LIVES Welcome Day - "Change and stability - an analysis of personal networks over time"

07 Nov 2022

"Change and stability - an analysis of personal networks over time"

Network research recurrently shows that personal networks are highly dynamic. Over time, people lose many relationships, including very close ones, and replace them with new contacts. Other relationships do last and some are even ‘for life’, but we know relatively little about these relationships. Knowledge about change and stability in personal network members contributes to a better understanding of the dynamics of personal networks and the social resources people have at their disposal over the life course. I will present and discuss change and stability in the personal networks of a large sample of Dutch panel survey respondents of whom we have very detailed longitudinal information about their personal relationships over almost two decades.

The conference, discussion and meetings will also be accessible online.



10h - Introduction

10.15 - Lecture by Gerald Mollenhorst: "Change and stability - an analysis of personal networks over time"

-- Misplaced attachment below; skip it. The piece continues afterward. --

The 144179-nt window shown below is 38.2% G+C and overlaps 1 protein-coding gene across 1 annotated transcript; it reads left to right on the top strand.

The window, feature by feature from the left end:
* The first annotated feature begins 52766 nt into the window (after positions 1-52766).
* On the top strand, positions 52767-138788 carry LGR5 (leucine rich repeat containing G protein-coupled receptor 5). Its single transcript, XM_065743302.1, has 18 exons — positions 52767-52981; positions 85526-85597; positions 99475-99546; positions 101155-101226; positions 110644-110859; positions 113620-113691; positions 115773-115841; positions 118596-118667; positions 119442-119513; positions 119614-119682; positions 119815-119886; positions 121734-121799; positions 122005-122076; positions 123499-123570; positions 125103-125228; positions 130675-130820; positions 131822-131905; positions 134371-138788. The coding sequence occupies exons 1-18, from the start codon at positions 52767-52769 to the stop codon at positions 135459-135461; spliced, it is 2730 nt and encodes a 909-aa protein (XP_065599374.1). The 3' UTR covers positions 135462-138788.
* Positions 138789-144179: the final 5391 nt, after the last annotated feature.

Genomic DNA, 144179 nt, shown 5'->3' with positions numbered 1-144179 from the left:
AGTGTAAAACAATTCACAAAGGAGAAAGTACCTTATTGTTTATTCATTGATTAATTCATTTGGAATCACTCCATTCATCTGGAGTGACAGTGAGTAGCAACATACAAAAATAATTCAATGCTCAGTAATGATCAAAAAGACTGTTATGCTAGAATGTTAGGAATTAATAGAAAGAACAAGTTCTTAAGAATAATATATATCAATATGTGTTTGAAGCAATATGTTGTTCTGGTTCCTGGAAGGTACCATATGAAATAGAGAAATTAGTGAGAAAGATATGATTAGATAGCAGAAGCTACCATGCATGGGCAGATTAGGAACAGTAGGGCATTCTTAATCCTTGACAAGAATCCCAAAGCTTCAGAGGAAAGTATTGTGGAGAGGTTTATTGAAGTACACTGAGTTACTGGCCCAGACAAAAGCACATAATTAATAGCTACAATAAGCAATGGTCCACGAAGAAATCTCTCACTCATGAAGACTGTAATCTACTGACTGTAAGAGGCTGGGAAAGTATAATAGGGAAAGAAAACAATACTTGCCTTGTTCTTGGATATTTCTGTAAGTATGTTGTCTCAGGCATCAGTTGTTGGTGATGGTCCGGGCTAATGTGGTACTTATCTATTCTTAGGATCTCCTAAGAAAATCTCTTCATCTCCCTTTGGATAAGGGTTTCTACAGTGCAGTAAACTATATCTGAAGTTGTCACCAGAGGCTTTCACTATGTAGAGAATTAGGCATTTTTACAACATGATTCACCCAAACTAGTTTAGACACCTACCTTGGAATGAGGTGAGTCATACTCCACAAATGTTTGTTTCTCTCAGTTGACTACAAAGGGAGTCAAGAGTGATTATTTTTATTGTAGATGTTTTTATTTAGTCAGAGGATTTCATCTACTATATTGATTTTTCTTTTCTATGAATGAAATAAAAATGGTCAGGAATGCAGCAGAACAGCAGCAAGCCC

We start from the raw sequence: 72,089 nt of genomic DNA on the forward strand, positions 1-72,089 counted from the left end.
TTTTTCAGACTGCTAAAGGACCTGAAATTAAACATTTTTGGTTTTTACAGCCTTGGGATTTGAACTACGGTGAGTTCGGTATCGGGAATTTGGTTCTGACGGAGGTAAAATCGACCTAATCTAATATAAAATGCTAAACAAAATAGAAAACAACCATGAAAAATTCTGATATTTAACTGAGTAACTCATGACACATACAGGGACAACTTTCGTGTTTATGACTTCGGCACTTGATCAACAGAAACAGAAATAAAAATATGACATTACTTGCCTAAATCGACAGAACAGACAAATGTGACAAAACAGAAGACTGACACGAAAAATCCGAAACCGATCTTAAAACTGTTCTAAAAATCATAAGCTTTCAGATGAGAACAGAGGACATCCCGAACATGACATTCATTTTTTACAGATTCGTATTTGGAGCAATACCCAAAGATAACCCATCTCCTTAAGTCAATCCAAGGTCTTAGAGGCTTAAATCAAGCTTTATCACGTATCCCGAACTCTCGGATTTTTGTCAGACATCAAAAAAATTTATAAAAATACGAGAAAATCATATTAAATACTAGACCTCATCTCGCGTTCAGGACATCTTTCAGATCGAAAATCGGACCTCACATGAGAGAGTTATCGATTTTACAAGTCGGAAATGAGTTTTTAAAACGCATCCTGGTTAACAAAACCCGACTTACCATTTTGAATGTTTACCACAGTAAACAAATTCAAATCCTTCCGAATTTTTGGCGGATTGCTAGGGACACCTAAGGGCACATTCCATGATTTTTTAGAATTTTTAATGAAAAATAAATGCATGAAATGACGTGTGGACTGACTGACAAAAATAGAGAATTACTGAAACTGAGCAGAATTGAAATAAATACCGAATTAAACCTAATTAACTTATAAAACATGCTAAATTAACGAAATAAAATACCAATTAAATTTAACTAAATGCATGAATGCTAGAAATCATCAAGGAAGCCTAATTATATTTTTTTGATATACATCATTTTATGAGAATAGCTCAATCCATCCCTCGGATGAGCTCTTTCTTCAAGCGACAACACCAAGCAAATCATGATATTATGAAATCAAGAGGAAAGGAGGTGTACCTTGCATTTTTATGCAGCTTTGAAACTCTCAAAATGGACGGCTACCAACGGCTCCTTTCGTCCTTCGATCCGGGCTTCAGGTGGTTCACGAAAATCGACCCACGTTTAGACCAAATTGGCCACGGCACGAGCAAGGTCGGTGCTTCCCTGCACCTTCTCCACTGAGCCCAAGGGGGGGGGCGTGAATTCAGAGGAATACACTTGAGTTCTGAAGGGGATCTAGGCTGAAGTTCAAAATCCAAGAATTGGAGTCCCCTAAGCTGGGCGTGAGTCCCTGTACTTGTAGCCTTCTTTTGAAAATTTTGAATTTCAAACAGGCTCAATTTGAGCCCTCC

11.15 - Discussion with the participants

14.00 -16.00 - Private talks with the speaker, for PhD students and post-docs, individually or in small groups. Please register by email to

Short biography of Gerald Mollenhorst

Gerald Mollenhorst is a social scientist and works as an assistant professor at the Department of Human Geography and Spatial Planning at Utrecht University in the Netherlands. He has many years of experience in social network research, specializing in how contextual opportunities and constraints affect the composition and structure of, and changes in personal networks – and how these network characteristics and contextual factors relate to the life opportunities and behaviours of various actors, including neighbourhood residents, local entrepreneurs, prisoners, and young individuals (both natives and immigrants). Over the years, he has built up substantial expertise in collecting large-scale panel survey data with a particular focus on personal networks and their changes over time.

Programme in PDF version